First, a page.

60 Habits You Formed In Japan That Will Never Works In Other Country

Japan is a country known for its rich cultural heritage and distinctive way of life. From the moment you step foot in Japan, you encounter a plethora of habits and customs that are deeply ingrained in the daily lives of its people. These habits, shaped by centuries of tradition and social norms, have become an integral part of Japanese society. However, what works seamlessly in Japan may not necessarily find the same success in other countries. In this article, we delve into 60 unique habits that have been formed in Japan, exploring their intricacies and shedding light on why they might not be as effective or applicable outside of this captivating island nation. Let me start

1. Forgot how to lock the door.

In Japan, there exists a cultural belief reflected in the Chinese saying, “People do not take any articles left by the wayside, and doors are not bolted at night.” This saying encapsulates a sense of safety, trust, and low crime rates prevalent in Japanese society. As a result, some individuals in Japan may develop a habit of forgetting to lock their doors, even if they remember it afterward. This habit stems from a belief that their belongings will be respected and left untouched. However, in many other countries, security concerns may be higher, and it is crucial to prioritize locking doors for personal safety and the security of one’s property. It’s important to be mindful of this habit when living or traveling in other countries where different security practices may be necessary.

2. Trusting the kindness and friendliness of all policemen:

In Japan, there is a prevalent perception that policemen are kind, approachable, and willing to assist citizens in various ways. This belief is rooted in the community-oriented nature of Japanese society and the emphasis on maintaining harmonious relationships. It is not uncommon for Japanese policemen to engage in friendly conversations, share jokes, and even offer assistance such as lending money for a taxi fare. However, it’s important to note that this perception may not be universally applicable in other countries. Policing styles and cultural norms differ worldwide, and interactions with law enforcement can vary significantly. While there are many kind and helpful policemen globally, it’s essential to exercise caution, respect local protocols, and rely on appropriate channels of assistance when needed.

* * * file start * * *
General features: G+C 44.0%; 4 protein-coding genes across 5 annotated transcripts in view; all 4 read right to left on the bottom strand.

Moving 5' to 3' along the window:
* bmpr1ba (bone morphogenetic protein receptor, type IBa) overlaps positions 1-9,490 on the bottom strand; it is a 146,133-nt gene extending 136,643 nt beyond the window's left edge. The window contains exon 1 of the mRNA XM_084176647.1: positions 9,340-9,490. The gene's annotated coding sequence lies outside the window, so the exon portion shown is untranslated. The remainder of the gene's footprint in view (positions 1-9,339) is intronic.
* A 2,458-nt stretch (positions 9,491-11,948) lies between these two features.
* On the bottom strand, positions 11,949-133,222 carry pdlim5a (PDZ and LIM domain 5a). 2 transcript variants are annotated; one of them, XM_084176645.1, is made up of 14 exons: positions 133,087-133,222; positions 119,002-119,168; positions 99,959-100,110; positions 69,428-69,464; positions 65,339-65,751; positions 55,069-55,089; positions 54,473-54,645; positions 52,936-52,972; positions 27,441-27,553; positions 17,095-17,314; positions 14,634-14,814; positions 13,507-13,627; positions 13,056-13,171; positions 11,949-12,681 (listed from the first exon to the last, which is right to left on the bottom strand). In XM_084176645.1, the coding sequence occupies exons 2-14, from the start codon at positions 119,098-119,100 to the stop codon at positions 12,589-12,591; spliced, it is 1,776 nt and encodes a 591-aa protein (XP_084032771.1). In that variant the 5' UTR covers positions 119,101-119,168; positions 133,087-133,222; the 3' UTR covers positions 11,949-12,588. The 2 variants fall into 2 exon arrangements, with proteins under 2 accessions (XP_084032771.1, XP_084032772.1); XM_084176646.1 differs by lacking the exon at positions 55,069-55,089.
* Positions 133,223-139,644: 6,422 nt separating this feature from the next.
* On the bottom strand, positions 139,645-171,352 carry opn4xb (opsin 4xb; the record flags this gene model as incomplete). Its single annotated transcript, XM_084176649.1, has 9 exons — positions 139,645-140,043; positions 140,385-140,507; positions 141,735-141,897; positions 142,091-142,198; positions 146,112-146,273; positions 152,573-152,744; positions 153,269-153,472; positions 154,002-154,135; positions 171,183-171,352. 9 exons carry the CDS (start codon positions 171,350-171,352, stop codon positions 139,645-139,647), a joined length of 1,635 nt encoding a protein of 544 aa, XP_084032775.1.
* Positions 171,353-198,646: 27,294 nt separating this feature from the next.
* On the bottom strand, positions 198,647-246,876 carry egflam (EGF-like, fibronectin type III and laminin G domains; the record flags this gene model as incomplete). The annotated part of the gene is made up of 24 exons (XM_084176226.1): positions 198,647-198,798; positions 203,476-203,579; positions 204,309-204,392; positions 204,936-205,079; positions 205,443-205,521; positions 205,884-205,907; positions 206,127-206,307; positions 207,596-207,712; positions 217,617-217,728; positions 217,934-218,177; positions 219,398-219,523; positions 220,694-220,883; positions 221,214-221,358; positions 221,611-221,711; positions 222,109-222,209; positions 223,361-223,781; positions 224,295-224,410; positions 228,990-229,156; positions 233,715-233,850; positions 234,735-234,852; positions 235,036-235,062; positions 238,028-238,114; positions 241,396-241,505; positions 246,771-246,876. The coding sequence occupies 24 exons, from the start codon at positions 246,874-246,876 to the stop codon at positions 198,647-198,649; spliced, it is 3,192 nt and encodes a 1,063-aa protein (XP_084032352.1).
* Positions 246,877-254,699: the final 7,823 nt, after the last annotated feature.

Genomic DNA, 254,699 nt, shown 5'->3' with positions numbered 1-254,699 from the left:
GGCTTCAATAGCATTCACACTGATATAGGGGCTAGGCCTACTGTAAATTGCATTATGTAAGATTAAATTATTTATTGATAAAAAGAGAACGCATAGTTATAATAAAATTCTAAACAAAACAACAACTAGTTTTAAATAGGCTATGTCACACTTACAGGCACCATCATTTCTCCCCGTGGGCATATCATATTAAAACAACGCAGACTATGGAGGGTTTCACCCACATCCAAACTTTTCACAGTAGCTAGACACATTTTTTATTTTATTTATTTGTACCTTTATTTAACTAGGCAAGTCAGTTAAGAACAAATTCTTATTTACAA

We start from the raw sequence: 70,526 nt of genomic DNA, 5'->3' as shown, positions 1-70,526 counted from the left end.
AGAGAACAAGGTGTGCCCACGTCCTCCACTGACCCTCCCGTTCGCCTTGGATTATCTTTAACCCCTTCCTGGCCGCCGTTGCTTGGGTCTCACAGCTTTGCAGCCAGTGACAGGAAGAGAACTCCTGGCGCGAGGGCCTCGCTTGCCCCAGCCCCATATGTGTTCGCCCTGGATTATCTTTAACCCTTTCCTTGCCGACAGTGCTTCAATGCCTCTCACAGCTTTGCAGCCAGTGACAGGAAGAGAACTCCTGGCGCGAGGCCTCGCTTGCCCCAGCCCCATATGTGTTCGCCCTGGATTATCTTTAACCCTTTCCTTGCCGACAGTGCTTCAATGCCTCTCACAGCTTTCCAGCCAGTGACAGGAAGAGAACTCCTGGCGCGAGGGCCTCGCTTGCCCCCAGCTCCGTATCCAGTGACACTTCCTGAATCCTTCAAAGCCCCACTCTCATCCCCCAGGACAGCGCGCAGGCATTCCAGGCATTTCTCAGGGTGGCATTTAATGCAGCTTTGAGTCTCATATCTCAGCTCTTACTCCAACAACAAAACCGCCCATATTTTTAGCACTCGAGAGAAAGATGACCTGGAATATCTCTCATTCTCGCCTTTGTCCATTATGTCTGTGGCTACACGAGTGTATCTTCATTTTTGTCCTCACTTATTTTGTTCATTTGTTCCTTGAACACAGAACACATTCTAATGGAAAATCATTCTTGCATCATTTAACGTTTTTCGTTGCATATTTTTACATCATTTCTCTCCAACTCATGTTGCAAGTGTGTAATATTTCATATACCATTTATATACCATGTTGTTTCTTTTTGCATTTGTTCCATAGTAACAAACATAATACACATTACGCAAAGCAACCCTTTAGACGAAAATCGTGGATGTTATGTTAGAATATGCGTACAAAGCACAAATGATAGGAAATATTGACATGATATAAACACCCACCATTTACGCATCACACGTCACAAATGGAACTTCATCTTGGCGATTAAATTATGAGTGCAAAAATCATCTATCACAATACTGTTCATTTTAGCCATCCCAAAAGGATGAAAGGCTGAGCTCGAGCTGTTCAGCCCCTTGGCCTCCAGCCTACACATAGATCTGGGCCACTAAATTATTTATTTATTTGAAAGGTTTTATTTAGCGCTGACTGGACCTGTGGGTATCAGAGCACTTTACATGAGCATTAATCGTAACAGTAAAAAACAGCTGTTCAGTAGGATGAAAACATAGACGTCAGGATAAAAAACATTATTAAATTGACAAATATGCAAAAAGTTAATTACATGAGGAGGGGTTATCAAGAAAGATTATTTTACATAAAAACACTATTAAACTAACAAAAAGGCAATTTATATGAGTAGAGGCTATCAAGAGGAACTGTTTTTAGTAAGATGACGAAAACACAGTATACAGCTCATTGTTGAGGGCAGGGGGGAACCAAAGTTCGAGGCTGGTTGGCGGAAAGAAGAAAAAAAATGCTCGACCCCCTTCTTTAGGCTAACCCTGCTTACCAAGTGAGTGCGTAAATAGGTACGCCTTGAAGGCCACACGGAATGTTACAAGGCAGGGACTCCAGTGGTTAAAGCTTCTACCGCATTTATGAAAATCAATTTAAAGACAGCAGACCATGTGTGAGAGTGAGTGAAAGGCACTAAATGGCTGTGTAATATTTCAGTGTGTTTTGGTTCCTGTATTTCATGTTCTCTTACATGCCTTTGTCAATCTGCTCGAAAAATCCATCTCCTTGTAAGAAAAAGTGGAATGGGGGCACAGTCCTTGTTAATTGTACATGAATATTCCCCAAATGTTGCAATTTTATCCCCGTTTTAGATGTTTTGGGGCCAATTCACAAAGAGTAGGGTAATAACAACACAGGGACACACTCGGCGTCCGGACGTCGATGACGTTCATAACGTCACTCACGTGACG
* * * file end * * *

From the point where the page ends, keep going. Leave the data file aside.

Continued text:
3.Lack of familiarity with counterfeit money due to its rarity in Japan:

One unique aspect of Japan is the relative rarity of counterfeit money circulating within the country. The strong emphasis on honesty, trust, and integrity in Japanese society contributes to a lower incidence of counterfeit currency compared to some other nations. As a result, many people in Japan may have little awareness or experience with counterfeit money. This can lead to a sense of security and a lack of concern when handling cash transactions. However, it’s important to recognize that counterfeit money exists in various parts of the world, and travelers or individuals conducting international transactions should remain vigilant and familiarize themselves with security features and detection methods to avoid any potential financial losses. Being informed about counterfeit currency is crucial beyond the borders of Japan where it may be encountered more frequently.

4. Not locking bicycles due to low theft rates:

In Japan, there is a notable cultural norm regarding bicycle security. Many individuals may feel comfortable leaving their bicycles unlocked when making quick stops or running errands. This practice stems from the overall low incidence of bicycle theft in the country, reflecting a sense of trust and safety within the community. Moreover, it is not uncommon to see personal belongings left unattended on bicycles without the fear of them being stolen. However, it’s important to note that this habit may not be advisable in other countries with higher rates of bicycle theft. When traveling or residing outside Japan, it is recommended to prioritize bicycle security by using locks or other deterrents to prevent potential theft and ensure the safety of your belongings. Being aware of local circumstances and adjusting one’s habits accordingly is essential to protect against theft in different environments.

5.Drinking tap water without hesitation: